dhcp|on|any: get ip from dhcp server from all interfaces. If root=dhcp, loop sequentially through all interfaces (eth0, eth1, ...) and use the first with a valid DHCP root-path.

auto6: IPv6 autoconfiguration

dhcp6: IPv6 DHCP

ip=<interface>:{dhcp|on|any|dhcp6|auto6}

dhcp|on|any|dhcp6: get ip from dhcp server on a specific interface auto6: do IPv6 autoconfiguration This parameter can be specified multiple times.

ip=<client-IP>:[ <server-id> ]:<gateway-IP>:<netmask>:<client_hostname>:<interface>:{none|off}

explicit network configuration. If you want do define a IPv6 address, put it in brackets (e.g. [2001:DB8::1]). This parameter can be specified multiple times.

ifname=<interface>:<MAC>

Assign network device name <interface> (ie eth0) to the NIC with MAC <MAC>. Note letters in the MAC-address must be lowercase! Note: If you use this option you must specify an ifname= argument for all interfaces used in ip= or fcoe= arguments. This parameter can be specified multiple times.

bootdev= <interface>

specify network interface to use routing and netroot information from. Required if multiple ip= lines are used.

nameserver= <IP> [nameserver=<IP> ...]

specify nameserver(s) to use

biosdevname= {0|1}

turn on/off biosdevname network interface renaming

NFS

root= [<server-ip>:] <root-dir> [:<nfs-options>]

mount nfs share from <server-ip>:/<root-dir>, if no server-ip is given, use dhcp next_server. if server-ip is an IPv6 address it has to be put in brackets, e.g. [2001:DB8::1]. NFS options can be appended with the prefix ":" or "," and are seperated by ",".

root=nfs:[<server-ip>:]<root-dir>[:<nfs-options>], root=nfs4:[<server-ip>:]<root-dir>[:<nfs-options>], root= {dhcp|dhcp6}

root=dhcp alone directs initrd to look at the DHCP root-path where NFS options can be specified. root-path=<server-ip>:<root-dir>[,<nfs-options>] root-path=nfs:<server-ip>:<root-dir>[,<nfs-options>] root-path=nfs4:<server-ip>:<root-dir>[,<nfs-options>]

root= /dev/nfs nfsroot= [<server-ip>:] <root-dir> [:<nfs-options>]

Deprecated! kernel Documentation/filesystems/nfsroot.txt defines this method. This is supported by dracut, but not recommended.

rd_NFS_DOMAIN= <NFSv4 domain name>

Set the NFSv4 domain name. Will overwrite the settings in /etc/idmap.conf.

iSCSI

root=iscsi:[<username>:<password>[:<reverse>:<password>]@][ <servername> ]:[ <protocol> ]:[ <port> ]:[ <LUN> ]:<targetname>

protocol defaults to "6", LUN defaults to "0".

If the "servername" field is provided by BOOTP or DHCP, then that field is used in conjunction with other associated fields to contact the boot server in the Boot stage. However, if the "servername" field is not provided, then the "targetname" field is then used in the Discovery Service stage in conjunction with other associated fields.

See http://tools.ietf.org/html/rfc4173.

e.g.:

root=iscsi:192.168.50.1::::iqn.2009-06.dracut:target0    

If servername is an IPv6 address, it has to be put in brackets. e.g.:

root=iscsi:[2001:DB8::1]::::iqn.2009-06.dracut:target0    
root=??? netroot=iscsi:[<username>:<password>[:<reverse>:<password>]@][ <servername> ]:[ <protocol> ]:[ <port> ]:[ <LUN> ]:<targetname> ...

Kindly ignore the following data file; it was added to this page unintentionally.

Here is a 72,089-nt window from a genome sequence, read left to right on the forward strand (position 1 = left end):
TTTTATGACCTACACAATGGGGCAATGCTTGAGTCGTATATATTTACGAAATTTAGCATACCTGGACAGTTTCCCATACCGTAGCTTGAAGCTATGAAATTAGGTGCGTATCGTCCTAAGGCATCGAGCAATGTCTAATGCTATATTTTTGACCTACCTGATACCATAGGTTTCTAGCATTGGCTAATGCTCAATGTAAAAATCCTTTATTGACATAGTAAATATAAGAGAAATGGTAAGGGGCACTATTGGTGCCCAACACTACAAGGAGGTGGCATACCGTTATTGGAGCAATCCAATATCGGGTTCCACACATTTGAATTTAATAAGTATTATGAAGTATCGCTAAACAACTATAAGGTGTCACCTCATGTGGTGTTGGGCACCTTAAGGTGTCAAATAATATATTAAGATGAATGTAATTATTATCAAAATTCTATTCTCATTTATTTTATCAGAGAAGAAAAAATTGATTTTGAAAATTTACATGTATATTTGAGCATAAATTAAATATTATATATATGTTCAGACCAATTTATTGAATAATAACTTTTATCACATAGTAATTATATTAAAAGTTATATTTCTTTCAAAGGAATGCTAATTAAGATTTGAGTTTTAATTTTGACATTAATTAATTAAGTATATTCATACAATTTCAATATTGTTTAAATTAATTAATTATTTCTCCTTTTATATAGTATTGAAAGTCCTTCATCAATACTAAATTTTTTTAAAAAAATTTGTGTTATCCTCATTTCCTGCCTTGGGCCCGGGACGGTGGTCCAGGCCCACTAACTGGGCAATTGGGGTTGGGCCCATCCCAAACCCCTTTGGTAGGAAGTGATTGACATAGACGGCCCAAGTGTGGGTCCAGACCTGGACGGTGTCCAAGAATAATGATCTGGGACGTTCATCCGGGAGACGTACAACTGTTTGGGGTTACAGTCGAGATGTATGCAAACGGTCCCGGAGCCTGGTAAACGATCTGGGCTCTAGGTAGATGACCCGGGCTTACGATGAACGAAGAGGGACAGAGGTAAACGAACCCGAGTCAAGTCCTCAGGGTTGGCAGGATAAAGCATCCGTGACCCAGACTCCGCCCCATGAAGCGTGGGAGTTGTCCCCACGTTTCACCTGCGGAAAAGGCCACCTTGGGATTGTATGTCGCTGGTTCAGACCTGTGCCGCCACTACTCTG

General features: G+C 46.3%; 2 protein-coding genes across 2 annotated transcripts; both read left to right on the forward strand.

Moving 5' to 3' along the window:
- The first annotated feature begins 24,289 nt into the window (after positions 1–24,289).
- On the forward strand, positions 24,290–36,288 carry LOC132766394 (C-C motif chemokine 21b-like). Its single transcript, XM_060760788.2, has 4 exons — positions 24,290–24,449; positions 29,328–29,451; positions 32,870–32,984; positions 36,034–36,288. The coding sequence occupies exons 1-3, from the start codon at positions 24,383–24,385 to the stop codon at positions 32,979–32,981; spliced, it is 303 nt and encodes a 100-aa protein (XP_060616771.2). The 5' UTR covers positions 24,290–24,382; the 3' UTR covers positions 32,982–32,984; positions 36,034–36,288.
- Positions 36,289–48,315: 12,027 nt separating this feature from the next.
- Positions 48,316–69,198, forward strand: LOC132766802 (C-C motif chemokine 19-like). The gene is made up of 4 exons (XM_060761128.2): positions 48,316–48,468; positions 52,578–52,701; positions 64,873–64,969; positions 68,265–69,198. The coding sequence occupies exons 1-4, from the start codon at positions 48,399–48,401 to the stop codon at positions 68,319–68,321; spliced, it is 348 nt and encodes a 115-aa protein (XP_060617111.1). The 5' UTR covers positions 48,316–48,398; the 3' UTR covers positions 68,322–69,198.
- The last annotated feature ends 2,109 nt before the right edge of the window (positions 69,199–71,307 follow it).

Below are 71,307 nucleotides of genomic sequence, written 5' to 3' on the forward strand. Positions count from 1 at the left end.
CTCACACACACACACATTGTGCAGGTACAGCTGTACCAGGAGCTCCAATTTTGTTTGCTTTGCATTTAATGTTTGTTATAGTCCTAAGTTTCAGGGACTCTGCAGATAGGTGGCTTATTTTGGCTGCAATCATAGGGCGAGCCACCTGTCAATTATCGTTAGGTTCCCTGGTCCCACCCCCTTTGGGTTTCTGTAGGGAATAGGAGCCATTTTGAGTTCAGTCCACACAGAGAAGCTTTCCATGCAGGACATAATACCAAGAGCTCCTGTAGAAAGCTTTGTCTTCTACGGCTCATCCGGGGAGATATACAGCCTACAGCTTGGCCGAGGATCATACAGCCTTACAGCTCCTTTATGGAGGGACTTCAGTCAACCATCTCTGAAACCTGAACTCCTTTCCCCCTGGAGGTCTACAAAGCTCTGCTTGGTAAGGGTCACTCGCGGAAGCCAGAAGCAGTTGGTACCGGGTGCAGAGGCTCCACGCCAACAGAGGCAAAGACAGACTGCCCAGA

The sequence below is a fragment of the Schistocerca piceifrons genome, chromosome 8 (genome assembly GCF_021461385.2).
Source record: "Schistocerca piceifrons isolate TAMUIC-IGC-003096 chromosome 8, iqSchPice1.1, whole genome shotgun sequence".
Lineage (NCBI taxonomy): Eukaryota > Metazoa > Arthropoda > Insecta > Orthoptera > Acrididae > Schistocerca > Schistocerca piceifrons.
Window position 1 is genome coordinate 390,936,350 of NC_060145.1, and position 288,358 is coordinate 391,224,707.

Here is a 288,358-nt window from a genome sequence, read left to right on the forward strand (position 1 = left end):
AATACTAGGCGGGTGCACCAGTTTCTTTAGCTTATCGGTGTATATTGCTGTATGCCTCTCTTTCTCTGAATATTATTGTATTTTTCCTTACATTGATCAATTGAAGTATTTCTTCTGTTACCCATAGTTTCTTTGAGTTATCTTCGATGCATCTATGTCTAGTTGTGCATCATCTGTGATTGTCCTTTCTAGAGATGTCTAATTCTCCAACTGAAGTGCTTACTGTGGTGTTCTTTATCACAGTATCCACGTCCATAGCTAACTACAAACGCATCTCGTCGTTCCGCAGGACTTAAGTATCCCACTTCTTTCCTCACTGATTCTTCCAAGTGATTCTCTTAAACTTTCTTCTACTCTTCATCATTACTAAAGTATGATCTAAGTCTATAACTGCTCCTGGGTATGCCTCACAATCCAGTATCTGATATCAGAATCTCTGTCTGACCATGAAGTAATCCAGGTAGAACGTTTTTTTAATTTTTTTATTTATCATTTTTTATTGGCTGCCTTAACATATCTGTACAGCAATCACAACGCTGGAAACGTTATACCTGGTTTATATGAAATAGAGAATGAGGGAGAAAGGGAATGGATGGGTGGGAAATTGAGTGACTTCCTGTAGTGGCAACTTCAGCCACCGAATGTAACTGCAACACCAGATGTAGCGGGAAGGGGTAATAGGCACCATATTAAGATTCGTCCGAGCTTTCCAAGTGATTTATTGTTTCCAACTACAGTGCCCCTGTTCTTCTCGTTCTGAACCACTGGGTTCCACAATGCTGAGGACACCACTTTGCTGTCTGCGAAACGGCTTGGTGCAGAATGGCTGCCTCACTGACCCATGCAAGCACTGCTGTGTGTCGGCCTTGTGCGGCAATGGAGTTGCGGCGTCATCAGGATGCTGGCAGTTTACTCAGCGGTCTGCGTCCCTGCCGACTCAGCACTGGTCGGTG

multiple netroot options allow setting up multiple iscsi disks. e.g.:

root=UUID=12424547
    netroot=iscsi:192.168.50.1::::iqn.2009-06.dracut:target0
    netroot=iscsi:192.168.50.1::::iqn.2009-06.dracut:target1  

If servername is an IPv6 address, it has to be put in brackets. e.g.:

netroot=iscsi:[2001:DB8::1]::::iqn.2009-06.dracut:target0
root=??? iscsi_initiator=<initiator> iscsi_target_name=<target name> iscsi_target_ip=<target ip> iscsi_target_port=<target port> iscsi_target_group=<target group> iscsi_username=<username> iscsi_password=<password> iscsi_in_username=<in username> iscsi_in_password=<in password>

manually specify all iscsistart parameter (see iscsistart --help)

root= ??? iscsi_firmware=1

will read the iscsi parameter from the BIOS firmware

FCoE

netroot=fcoe:<interface|MAC>:{dcb|nodcb}

Try to connect to a FCoE SAN through the NIC specified by <interface> or <MAC>, for the second argument, currently only nodcb is supported. Note: letters in the MAC-address must be lowercase!

NBD

root=nbd:<server>:<port>[:<fstype>][:<mountopts>]

mount nbd share from <server>

root=dhcp

with dhcp root-path=nbd:<server>:<port>[:<fstype>][:<mountopts>] root=dhcp alone directs initrd to look at the DHCP root-path where NBD options can be specified. This syntax is only usable in cases where you are directly mounting the volume as the rootfs.

DASD

rd_DASD_MOD=....

same syntax as the kernel module parameter (s390 only)

rd_DASD= <dasd_adaptor device bus ID> [,readonly=X] [,use_diag=X] [,erplog=X]

activate DASD device with the given adaptor device bus ID and setting the sysfs attributes to the specified values This parameter can be specified multiple times.

ZFCP

rd_ZFCP=<zfcp adaptor device bus ID>,<WWPN>,<FCPLUN>

rd_ZFCP can be specified multiple times on the kernel command line. e.g.:

rd_ZFCP=0.0.4000,0x5005076300C213e9,0x5022000000000000
rd_NO_ZFCPCONF

ignore zfcp.conf included in the initramfs

ZNET

rd_ZNET=<nettype>,<subchannels>,<options>

rd_ZNET can be specified multiple times on the kernel command line. e.g.:

rd_ZNET=qeth,0.0.0600,0.0.0601,0.0.0602,layer2=1,portname=foo
    rd_ZNET=ctc,0.0.0600,0.0.0601,0.0.0602,protocol=bar

Plymouth Boot Splash

rd_NO_PLYMOUTH

disable plymouth. This will not work with encrypted partitions.

Configuration in the Initramfs

/conf/conf.d/

Any files found in /conf/conf.d/ will be sourced in the initramfs to set initial values. Command line options will override these values set in the configuration files.

/etc/cmdline

Can contain additional command line options.

See Also

dracut(8) dracut.conf(5)